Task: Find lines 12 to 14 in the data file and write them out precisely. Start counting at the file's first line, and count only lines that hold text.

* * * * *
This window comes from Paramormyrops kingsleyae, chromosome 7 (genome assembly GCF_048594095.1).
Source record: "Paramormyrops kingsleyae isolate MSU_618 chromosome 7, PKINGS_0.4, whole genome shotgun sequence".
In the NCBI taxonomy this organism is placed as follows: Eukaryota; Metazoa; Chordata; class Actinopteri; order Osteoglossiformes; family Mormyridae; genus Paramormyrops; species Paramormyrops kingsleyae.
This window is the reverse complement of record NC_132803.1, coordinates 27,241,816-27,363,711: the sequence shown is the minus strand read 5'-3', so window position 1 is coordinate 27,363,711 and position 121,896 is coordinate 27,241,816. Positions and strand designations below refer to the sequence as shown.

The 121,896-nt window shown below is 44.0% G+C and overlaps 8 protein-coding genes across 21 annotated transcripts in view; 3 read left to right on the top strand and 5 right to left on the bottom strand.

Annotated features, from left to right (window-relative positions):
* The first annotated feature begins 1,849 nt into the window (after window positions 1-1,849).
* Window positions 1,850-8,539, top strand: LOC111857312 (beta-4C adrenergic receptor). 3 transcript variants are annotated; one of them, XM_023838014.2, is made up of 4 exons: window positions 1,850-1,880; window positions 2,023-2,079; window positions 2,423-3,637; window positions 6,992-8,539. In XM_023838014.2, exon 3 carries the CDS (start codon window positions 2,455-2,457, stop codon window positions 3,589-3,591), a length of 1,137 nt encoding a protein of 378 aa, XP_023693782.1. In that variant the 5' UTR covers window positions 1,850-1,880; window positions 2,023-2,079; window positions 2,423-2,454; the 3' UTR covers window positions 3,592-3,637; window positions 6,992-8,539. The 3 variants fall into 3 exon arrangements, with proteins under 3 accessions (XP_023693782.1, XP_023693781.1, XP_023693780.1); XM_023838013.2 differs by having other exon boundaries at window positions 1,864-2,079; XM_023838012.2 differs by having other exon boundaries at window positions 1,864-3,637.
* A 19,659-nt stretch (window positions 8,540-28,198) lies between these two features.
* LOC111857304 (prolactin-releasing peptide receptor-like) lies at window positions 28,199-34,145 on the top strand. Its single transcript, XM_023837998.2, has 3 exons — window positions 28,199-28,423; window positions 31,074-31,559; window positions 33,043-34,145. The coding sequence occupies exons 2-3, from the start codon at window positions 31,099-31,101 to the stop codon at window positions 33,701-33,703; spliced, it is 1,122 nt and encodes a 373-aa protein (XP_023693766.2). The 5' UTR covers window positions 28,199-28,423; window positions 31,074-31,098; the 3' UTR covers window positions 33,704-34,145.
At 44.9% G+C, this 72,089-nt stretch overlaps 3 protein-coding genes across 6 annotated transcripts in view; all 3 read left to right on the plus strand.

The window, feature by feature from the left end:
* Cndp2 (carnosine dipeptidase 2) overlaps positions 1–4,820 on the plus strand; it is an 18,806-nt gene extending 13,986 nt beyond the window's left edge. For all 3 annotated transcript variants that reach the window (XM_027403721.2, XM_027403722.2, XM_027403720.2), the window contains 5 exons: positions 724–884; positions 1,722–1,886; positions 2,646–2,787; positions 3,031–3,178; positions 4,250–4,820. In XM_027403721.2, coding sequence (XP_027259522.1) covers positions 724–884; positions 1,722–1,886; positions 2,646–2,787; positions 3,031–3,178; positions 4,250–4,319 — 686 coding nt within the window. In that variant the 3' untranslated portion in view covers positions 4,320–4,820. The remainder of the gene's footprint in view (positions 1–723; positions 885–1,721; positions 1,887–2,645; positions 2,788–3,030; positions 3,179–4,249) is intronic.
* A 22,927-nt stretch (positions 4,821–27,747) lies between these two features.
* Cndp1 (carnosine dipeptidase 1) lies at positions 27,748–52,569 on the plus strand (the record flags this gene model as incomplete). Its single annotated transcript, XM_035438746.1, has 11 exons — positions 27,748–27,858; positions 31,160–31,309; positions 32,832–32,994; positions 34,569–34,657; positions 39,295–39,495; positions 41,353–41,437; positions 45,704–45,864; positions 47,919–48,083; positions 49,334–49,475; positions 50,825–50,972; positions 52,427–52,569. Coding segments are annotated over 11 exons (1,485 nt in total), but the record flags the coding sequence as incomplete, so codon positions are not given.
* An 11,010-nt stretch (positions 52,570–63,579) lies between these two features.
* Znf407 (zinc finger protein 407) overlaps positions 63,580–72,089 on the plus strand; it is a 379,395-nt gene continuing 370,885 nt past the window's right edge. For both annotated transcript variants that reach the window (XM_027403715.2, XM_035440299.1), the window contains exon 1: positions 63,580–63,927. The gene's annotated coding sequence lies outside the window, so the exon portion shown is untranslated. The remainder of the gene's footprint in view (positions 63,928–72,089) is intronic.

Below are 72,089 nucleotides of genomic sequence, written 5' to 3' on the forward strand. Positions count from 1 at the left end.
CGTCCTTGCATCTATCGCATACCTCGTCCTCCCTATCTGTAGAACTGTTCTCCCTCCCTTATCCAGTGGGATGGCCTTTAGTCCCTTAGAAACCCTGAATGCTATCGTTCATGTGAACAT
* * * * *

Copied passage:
The window, feature by feature from the left end:
* Cndp2 (carnosine dipeptidase 2) overlaps positions 1–4,820 on the plus strand; it is an 18,806-nt gene extending 13,986 nt beyond the window's left edge. For all 3 annotated transcript variants that reach the window (XM_027403721.2, XM_027403722.2, XM_027403720.2), the window contains 5 exons: positions 724–884; positions 1,722–1,886; positions 2,646–2,787; positions 3,031–3,178; positions 4,250–4,820. In XM_027403721.2, coding sequence (XP_027259522.1) covers positions 724–884; positions 1,722–1,886; positions 2,646–2,787; positions 3,031–3,178; positions 4,250–4,319 — 686 coding nt within the window. In that variant the 3' untranslated portion in view covers positions 4,320–4,820. The remainder of the gene's footprint in view (positions 1–723; positions 885–1,721; positions 1,887–2,645; positions 2,788–3,030; positions 3,179–4,249) is intronic.
* A 22,927-nt stretch (positions 4,821–27,747) lies between these two features.